Some policy holders only seek to understand how the claims process works when dealing with a loss, which often exposes them to mistakes that may result in a lower than expected pay-out. It is all in the fine print and the correct claims process.

The onus is on you to prove your loss and providing proof of ownership for items is essential. Provide your broker/insurer with as much information as possible relating to the incident.  Your insurance broker are equipped to help you streamline the claims process and will take unnecessary admin off your hands.  They will also know if you are eligible to claim in the first place. Read more on why you should have a broker. You need to start the claims process as soon as possible as there are time limits on the period between the time from which the damage occurred to the time you lodge your claim. So, do not

If your claim has to do with crime or possible crime (vandalism, theft, car accidents, etc.) make sure you report it to the police first, and again – without delay!

Document Your Evidence

It is important that you document every detail of the incident before you start the claims process. Times, dates and locations, the names and contact numbers of all involved parties, reference numbers for police reports and any relevant documentation. Make sure you have a detailed, but factual, coherent and non-exaggerated story to offer. In the case of car accidents: take photos of the accident, also showing the location. Write down the contact numbers of eyewitnesses or drivers. Make sure you jot down license plate numbers, car descriptions, Registration numbers, etc. If goods have been damaged, do not discard them if at all possible. If not, take clear photos.

Know the fine print. If it turns out that your vehicle is not in a roadworthy condition, your claim will be rejected. The National Road Traffic Act 93 of 1996 contains a list of items that must be maintained in a specified manner in order to meet the minimum standards of road worthiness:

  • Very briefly, for a vehicle to be considered roadworthy the engine and VIN numbers must match those on the registration document and there must be no sign of tampering.
  • There must be no damage or rust present on the body or chassis, while doors must be easy to open and firmly attached at the hinges.
  • The speedometer, odometer, all seat belts and all lights and indicators must be in working order.
  • The windscreen must be free of damage, windows designed to do so must be able to open and close and windscreen wipers must be operational.
  • Wheels and tyres must be the correct size and tyres should have a tread depth of at least 1,6 mm and brakes should be in good working condition, with no leaks from the hydraulic system.
  • The same goes for shock absorbers.
  • Wheels should be properly aligned and the steering system fully operational.
  • The engine compartment – including wiring – must show no signs of damage or leaks.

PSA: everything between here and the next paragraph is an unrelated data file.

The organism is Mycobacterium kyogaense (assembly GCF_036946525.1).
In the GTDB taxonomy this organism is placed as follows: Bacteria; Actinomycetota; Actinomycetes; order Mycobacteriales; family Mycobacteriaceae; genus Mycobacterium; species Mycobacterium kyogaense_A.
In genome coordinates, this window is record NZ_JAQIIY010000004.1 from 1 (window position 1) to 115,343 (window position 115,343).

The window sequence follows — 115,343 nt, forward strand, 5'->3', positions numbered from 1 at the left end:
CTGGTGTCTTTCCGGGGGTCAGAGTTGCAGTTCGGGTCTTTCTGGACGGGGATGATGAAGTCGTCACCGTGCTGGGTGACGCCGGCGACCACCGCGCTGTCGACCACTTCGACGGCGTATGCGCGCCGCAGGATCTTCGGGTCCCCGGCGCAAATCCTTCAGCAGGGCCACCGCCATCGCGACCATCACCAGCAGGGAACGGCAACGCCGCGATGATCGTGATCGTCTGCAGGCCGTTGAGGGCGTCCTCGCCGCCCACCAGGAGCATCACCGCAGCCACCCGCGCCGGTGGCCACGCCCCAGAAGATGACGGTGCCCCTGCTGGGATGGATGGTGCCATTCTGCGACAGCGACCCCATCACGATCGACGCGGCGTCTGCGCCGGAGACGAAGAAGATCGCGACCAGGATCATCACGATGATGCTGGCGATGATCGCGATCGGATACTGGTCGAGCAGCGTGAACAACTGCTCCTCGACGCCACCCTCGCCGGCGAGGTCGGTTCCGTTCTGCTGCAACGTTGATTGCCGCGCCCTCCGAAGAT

• The battery must be properly secured, and the transmission must be in good working order. Finally, there must be no excessive smoke or noise from the exhaust.

According to the Ombudsman for Short-term Insurance, neglected tyres and braking systems are most often to blame for claims being rejected.Vehicle owners should also be aware that if the condition of the vehicle was material to the loss, the insurer is entitled to not only repudiate the insured’s claim for damage or loss, but also the claim of any third party.

If you are insuring valuable goods, it is help to have clear photos of and receipts for them before any claims are necessary in order to have evidence of the value of the original item in case of theft or damage.

Property Damage don’t DIY

If damage occurred to your property, do not get it fixed before speaking to your broker and knowing exactly what your insurance policy states in this regard.

Insurance is a principle of good faith

Insurance is a principle of good faith, whereby the insurer agrees to insure your risk on receipt of agreed premiums. You have the responsibility to give true and correct information about yourself. You may experience problems with your claims process if it is found that some of the information is untrue. How you handle your claim will influence the success of your claims process.

Remember to notify your broker/insurer of the loss within 30 days. Certain claims require that you report the incident to the police, where after the case number, together with the relevant SAPS details need to be given to the insurer. Record the claim history very accurately. Keep letters (or copies thereof) and e-mails from or to your insurer. Write down the date and time of calls between you and the insurer or broker as well as the name and title of the person you spoke to and the issues you discussed. These notes will help to make the process more smoothly.

Insurance is there to make your life better – not to overwhelm you when you are already experiencing problems. You need a broker that is professional and with the best knowledge in the insurance industry when it comes to the claims process. Status Insurance Brokers has a dedicated team at your service!  

Landline: 0860 782 887

Cell no: 061 320 8992

Fax no: 086 568 7153

Email: info@statusib.co.za

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